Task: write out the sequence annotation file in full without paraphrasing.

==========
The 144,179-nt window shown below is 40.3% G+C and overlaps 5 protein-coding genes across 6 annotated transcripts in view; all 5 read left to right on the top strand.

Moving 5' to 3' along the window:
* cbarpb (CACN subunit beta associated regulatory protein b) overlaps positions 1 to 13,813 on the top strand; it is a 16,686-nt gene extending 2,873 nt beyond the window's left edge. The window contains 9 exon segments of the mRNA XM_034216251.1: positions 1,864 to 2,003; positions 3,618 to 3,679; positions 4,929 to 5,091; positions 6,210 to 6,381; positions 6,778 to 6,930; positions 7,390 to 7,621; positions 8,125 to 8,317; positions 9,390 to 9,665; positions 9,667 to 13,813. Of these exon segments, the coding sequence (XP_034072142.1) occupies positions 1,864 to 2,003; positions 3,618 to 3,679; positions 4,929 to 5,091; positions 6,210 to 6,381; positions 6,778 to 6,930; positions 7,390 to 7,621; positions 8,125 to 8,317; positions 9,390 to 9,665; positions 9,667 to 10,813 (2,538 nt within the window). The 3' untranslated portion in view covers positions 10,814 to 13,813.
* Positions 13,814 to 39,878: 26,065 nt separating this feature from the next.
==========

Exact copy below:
The 144,179-nt window shown below is 40.3% G+C and overlaps 5 protein-coding genes across 6 annotated transcripts in view; all 5 read left to right on the top strand.

Moving 5' to 3' along the window:
* cbarpb (CACN subunit beta associated regulatory protein b) overlaps positions 1 to 13,813 on the top strand; it is a 16,686-nt gene extending 2,873 nt beyond the window's left edge. The window contains 9 exon segments of the mRNA XM_034216251.1: positions 1,864 to 2,003; positions 3,618 to 3,679; positions 4,929 to 5,091; positions 6,210 to 6,381; positions 6,778 to 6,930; positions 7,390 to 7,621; positions 8,125 to 8,317; positions 9,390 to 9,665; positions 9,667 to 13,813. Of these exon segments, the coding sequence (XP_034072142.1) occupies positions 1,864 to 2,003; positions 3,618 to 3,679; positions 4,929 to 5,091; positions 6,210 to 6,381; positions 6,778 to 6,930; positions 7,390 to 7,621; positions 8,125 to 8,317; positions 9,390 to 9,665; positions 9,667 to 10,813 (2,538 nt within the window). The 3' untranslated portion in view covers positions 10,814 to 13,813.
* Positions 13,814 to 39,878: 26,065 nt separating this feature from the next.